BC Hydro workers allegedly aided pot grow-ops
Accused of installing larger transformers at homes suspected of having grow-ops
The union representing transmission line workers at BC Hydro has confirmed 18 of its members have been suspended for allegedly aiding the operators of marijuana grow-ops.
The International Brotherhood of Electrical Workers said an internal investigation has been launched to look into whether its members were providing additional power to pot growing operations in several areas of the province.
The union said the workers were sent home with pay, beginning Tuesday, but BC Hydro has yet to decide whether they will be suspended or fired.
BC Hydro spokesperson Simi Heer responded by email to a request for comment, and said the investigation is an internal personnel matter.
"We are conducting a thorough, internal investigation into the conduct of a small number of employees who appear to have been involved in the theft of BC Hydro equipment or other activities that would constitute a violation of our code of conduct," she said.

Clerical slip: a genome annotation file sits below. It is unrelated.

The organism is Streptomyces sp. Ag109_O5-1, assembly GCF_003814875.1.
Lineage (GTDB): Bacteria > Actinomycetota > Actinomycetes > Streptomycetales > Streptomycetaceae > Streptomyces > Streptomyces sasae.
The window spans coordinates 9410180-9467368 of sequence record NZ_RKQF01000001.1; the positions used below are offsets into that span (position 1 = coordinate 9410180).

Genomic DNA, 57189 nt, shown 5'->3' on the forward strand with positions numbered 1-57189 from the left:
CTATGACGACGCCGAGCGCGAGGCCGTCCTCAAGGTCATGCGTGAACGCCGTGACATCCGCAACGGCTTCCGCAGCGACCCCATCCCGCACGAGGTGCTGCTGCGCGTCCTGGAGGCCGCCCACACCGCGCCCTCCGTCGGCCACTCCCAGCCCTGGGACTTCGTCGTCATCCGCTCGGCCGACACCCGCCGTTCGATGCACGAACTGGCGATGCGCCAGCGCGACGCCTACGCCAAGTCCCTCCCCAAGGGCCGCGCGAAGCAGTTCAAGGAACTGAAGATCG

"BC Hydro and its employees take the safety, reliability and security of our system very seriously. That is why we are conducting such a thorough investigation.
"We need to ensure the conduct of a small number of individuals is not affecting the safety and security of the public or our employees."
Doug McKay, business manager for the union, declined a request for an on-air interview, but said in a written statement that the workers are accused of installing larger transformers to power homes suspected of having marijuana grow-ops.
He said in at least some of the cases, workers were simply responding to calls of a blown transformer.
McKay said it's not the job of a transmission worker to knock on someone's door and determine whether a grow-op is present. He also noted there are many legal grow-ops in the province.
With files from the CBC's Steve Lus and Belle Puri